Day 23: Hola Buenos Aires
Buenos Aires, 24. February
What was your longest plane, bus or train journey? I bet 19 hours on a single bus is right up there among the longest a journeys can possibly be. But for a backpacker, these buses are great, because you can save yourself the price of a hostel bed for a night and you get to experience the wastes of South America first hand. Flights in SA are incredibly expensive and, also, I think it’s really important to experience the distances to get a feeling for the wastes of the place. Especially if you’re from Europe, driving for 19 hours usually means that you cross several borders and language barriers on the way. Here, if you’re driving for 19 hours (or even for 30) you might still be in exactly the same country, possibly even in a landscape that hasn’t much changed. Incredible really, even though the view from the bus window gets a bit boring after about 5 hours.
By the early afternoon, we had entered the larger Buenos Aires area and the houses began to get larger, closer together and the general feel was urbane, chaotic and hot. I had been warned about Retiro station many times (mostly about burglaries and the area surrounding the station), so I was on my toes and kept my stuff as close to me as possible. If you followed me for a while, you know how confusing the different bus stations in Santiago were. Well, Retiro was even larger than the central station in Santiago and contained not only busses and trains, but also underground trains and local busses around the station. I found the metro after some aimless searching around the station, bought a ticket and was off to hostel because I was desperate to have a shower and also to change into some lighter clothes. At the end of February, it wasn’t as warm as people had told me about in January and the beginning of February, but it was still incredibly humid.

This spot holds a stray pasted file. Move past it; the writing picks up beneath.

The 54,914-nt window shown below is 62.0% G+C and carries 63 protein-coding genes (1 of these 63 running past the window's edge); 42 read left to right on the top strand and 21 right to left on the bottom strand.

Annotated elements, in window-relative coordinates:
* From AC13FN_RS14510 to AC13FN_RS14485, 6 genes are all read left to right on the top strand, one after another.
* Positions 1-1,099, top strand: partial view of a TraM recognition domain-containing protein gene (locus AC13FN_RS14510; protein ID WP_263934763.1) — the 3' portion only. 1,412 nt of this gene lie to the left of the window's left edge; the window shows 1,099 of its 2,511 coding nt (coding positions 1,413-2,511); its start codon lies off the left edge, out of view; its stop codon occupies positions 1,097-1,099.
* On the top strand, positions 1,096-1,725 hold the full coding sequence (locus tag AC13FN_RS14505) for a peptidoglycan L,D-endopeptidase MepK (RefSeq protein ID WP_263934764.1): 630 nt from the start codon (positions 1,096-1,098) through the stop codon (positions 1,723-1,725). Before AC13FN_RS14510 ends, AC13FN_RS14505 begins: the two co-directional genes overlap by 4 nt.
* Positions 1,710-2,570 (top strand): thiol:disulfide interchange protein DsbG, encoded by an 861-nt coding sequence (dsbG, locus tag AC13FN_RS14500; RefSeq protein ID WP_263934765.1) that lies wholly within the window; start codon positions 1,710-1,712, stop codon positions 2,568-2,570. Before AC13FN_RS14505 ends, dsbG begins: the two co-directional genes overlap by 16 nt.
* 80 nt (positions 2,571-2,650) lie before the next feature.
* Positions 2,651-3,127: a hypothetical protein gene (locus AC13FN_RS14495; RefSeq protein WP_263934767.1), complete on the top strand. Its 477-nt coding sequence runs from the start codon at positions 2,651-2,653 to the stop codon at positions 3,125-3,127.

My hostel (Hostel Estoril Terrazas) was located in the business district of Buenos Aires between Casa Rosada and Congreso. I had booked it after a recommendation I got from someone in Santiago who had lived there for about a month while he was doing a Spanish course. I lived on the first floor, which also gave me access to the terrace on the top floor. The hostel was quite nice, with clean rooms, kitchen and bathrooms, but the mattress was incredibly thin and the location wasn’t great for exploring the more exciting parts of the city.
Since I wanted to explore a bit before it got dark, and because I also really needed a bite to eat, I ventured out and stupidly left my camera at the hostel (the pictures you see are actually from the next day). The thing that strikes you first, or at least it did me, is how much taller the buildings are and how much more dense the city is. Santiago had tall buildings but they weren’t that close together and you always had a sense of the mountains surrounding you (which I am sure is due to the earthquake risk in Chile). Maybe you’ve heard the term “Paris of the south” and that is absolutely true. BsAs reminds you at almost every turn of Paris and “la Belle Epoque”, which is not surprising because the city had it’s heyday between 1870 and 1910, the time period where most of the buildings stem from.
I looked at Congreso and the surrounding streets, almost falling flat on my face on several occasions, due to the potholes in the streets. Slightly overwhelmed by the enormousness, the sounds and the smells of the city (mostly sunscreen lotions, the smell of hot concrete, car exhausts and, contrary to Santiago, no dog urine), I walked back to my hostel after watching the sun sink behind the buildings.
Back at the hostel, I watched a football game on TV with some of the other people and searched for a cool walking tour through he city.